done by Dr. Vala, and three fine sets were supplied by his designer.
In the final week of rehearsal, I stepped in front of a car on the
main street of Tehran and broke an arm. Dr. Vala refused to finish the
rehearsals, to my great sorrow, and the play wasn’t shown.
The actors very much
enjoyed rehearsing the three shows. They were a bit troubled at the
humor of Ah, Wilderness! They had so different an attitude
toward their parents that it was difficult for them to understand the
basic father-son relationship or to appreciate the father’s attempt
to explain the “facts of life” to his son. But they enjoyed the
drunken uncle fully, as well as the references to the father’s
considering food he’d been eating for some years poisonous. So far
as I could see, the attitudes of small sisters to older brothers are
universal. They were completely mystified by Richard’s inability to
make the most of the prostitute in the bar, but the love scene on the
beach appeared to ring a bell.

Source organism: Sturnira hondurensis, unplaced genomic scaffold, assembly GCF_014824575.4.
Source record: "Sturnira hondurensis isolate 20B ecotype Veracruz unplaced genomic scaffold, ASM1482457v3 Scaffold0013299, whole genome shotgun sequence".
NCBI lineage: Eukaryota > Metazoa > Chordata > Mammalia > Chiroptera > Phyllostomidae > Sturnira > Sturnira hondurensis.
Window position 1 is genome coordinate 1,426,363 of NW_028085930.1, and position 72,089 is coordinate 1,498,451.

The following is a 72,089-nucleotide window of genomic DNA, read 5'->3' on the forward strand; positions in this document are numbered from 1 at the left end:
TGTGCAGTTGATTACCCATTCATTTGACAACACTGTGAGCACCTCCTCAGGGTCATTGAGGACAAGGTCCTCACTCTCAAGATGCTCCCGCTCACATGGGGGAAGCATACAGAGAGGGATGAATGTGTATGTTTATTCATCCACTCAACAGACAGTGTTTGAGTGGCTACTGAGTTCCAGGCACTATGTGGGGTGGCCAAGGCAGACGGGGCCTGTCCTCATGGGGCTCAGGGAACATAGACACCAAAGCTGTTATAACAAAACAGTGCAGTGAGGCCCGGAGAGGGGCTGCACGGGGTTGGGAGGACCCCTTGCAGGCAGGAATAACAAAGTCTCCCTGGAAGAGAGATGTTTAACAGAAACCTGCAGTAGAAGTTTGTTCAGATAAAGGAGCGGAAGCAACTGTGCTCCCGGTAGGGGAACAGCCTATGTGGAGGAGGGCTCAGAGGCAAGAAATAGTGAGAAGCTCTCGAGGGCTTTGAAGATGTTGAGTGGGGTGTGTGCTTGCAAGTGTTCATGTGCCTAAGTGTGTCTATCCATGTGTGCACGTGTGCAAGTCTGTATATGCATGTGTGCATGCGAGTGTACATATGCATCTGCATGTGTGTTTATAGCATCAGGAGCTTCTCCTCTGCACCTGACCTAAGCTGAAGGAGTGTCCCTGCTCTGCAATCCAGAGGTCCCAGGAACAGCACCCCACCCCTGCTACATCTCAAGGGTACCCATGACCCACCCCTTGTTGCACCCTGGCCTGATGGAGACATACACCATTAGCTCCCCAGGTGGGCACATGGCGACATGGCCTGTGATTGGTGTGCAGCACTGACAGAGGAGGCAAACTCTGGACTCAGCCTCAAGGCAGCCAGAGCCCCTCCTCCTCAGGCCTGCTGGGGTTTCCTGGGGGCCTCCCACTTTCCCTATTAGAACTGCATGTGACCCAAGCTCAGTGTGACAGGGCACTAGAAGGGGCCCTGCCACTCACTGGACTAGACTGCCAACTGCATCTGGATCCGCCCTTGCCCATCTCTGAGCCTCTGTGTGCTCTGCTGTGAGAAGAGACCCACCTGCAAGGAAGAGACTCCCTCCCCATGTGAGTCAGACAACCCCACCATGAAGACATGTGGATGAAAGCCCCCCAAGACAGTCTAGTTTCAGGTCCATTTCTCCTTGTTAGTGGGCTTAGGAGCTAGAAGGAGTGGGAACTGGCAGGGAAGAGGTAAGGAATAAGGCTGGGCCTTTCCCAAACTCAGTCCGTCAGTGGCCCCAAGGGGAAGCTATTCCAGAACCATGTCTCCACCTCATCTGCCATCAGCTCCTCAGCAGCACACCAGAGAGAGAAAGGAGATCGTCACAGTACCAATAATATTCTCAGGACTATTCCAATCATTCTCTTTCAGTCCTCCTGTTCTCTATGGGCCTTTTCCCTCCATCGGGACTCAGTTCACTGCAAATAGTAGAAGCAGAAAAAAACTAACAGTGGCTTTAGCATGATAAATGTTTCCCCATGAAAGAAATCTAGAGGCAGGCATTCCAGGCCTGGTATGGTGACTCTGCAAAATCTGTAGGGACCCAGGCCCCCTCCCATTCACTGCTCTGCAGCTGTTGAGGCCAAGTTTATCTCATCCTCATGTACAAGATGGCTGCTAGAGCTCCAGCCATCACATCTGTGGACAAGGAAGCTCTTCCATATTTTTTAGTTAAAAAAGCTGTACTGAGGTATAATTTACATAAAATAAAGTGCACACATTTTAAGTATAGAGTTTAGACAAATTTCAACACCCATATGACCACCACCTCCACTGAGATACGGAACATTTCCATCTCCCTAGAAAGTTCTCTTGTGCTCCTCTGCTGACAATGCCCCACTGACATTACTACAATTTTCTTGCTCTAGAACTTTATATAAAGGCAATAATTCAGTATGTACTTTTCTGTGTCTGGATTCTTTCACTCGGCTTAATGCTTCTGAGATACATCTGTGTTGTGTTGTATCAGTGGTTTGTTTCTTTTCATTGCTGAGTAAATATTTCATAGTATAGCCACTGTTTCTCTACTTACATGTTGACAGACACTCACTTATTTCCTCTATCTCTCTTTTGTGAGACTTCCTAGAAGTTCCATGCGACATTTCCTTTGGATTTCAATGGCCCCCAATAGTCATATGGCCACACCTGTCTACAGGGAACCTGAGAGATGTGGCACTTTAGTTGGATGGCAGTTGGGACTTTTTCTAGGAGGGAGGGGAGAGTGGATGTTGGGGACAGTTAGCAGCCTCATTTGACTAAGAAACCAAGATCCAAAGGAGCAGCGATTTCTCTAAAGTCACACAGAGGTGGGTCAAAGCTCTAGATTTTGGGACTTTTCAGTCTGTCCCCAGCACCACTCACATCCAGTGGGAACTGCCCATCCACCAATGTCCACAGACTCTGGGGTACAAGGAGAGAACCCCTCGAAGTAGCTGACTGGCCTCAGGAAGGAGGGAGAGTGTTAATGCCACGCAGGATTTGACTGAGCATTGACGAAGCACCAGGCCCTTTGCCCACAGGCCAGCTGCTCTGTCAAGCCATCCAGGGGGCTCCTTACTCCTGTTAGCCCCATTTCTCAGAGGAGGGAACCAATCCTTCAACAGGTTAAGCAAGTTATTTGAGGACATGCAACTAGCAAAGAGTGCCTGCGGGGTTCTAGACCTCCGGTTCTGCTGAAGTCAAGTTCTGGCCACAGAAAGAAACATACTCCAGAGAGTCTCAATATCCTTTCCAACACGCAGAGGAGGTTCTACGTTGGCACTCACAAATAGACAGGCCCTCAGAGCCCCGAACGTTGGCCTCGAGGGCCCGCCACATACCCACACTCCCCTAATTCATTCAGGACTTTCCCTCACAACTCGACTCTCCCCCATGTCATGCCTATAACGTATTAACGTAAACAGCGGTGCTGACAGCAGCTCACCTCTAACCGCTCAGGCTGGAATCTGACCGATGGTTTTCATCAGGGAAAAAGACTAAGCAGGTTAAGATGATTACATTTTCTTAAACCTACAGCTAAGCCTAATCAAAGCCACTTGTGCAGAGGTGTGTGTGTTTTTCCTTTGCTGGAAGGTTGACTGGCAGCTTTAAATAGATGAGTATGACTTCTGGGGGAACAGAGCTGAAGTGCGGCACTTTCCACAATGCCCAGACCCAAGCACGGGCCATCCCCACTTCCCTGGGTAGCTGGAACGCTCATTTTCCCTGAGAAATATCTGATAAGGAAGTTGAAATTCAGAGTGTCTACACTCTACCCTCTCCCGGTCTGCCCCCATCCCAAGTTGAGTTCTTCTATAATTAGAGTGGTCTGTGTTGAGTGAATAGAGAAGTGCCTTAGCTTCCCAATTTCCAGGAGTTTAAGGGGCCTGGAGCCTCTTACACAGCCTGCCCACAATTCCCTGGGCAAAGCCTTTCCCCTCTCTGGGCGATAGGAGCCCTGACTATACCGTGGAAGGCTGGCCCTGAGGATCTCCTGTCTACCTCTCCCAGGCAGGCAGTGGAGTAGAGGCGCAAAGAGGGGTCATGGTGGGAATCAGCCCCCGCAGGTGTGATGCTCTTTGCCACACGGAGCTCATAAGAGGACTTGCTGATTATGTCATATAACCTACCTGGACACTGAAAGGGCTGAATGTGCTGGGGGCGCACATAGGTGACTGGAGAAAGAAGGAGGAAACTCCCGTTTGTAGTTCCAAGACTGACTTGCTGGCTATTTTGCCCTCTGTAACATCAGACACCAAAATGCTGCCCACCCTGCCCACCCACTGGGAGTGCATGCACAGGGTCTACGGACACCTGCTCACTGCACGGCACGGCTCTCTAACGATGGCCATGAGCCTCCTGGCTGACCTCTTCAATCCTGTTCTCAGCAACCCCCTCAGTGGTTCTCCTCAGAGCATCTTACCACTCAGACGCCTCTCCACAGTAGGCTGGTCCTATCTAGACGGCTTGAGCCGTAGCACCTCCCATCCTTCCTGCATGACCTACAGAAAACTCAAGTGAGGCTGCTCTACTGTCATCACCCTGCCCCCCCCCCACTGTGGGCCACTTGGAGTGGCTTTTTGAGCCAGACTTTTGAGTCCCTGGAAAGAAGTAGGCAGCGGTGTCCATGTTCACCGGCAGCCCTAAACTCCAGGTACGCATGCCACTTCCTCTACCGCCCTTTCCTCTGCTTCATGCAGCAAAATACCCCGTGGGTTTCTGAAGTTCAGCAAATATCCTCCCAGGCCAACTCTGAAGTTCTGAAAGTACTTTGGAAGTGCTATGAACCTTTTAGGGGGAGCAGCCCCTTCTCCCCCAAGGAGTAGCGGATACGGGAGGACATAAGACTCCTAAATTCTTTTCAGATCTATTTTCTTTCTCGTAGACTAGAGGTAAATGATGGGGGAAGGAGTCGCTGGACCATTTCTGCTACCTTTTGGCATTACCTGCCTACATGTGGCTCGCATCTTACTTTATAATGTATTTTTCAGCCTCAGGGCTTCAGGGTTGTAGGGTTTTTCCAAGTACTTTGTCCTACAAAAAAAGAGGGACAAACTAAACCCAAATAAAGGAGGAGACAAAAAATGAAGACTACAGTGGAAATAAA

In Long Day’s
Journey, the mother’s retirement into a drug-induced world of
fantasy (or earlier happiness) was readily understood, but they never
got used to the steady drinking of the three men, though they accepted
and seemed to enjoy, rather than be shocked by, the older brother’s
return from the whorehouse. I could never be sure that his admission
of wanting to bring his kid brother down to his level had the same
force that it has for most of us.
The Straw was
more difficult in casting and blocking, but they played it at a better
pace and (since the Iranians’ favorite show is Camille)
followed the tubercular tragedy to the heroine’s death with complete
understanding. The love scene at the crossroads--in some ways
reminiscent of the shore scene in Ah, Wilderness!--reached a
Since I can’t read
Farsi, I’ve little knowledge of what Iranian critics thought of my
productions of O’Neill. From what I could learn, they treated the
two that were shown with considerable respect, placing most of their
attention on performers and productions rather than on the scripts. In
‘57, when my lecture on O’Neill had been picked up for the
introduction to their translation of the early one-acts, they were
uncertain of his reputation. (Of course, those sea-going plays were
quite foreign to Iranians, who have only recently developed a Navy and
merchant marine.) By ‘63 O’Neill had become a great name there.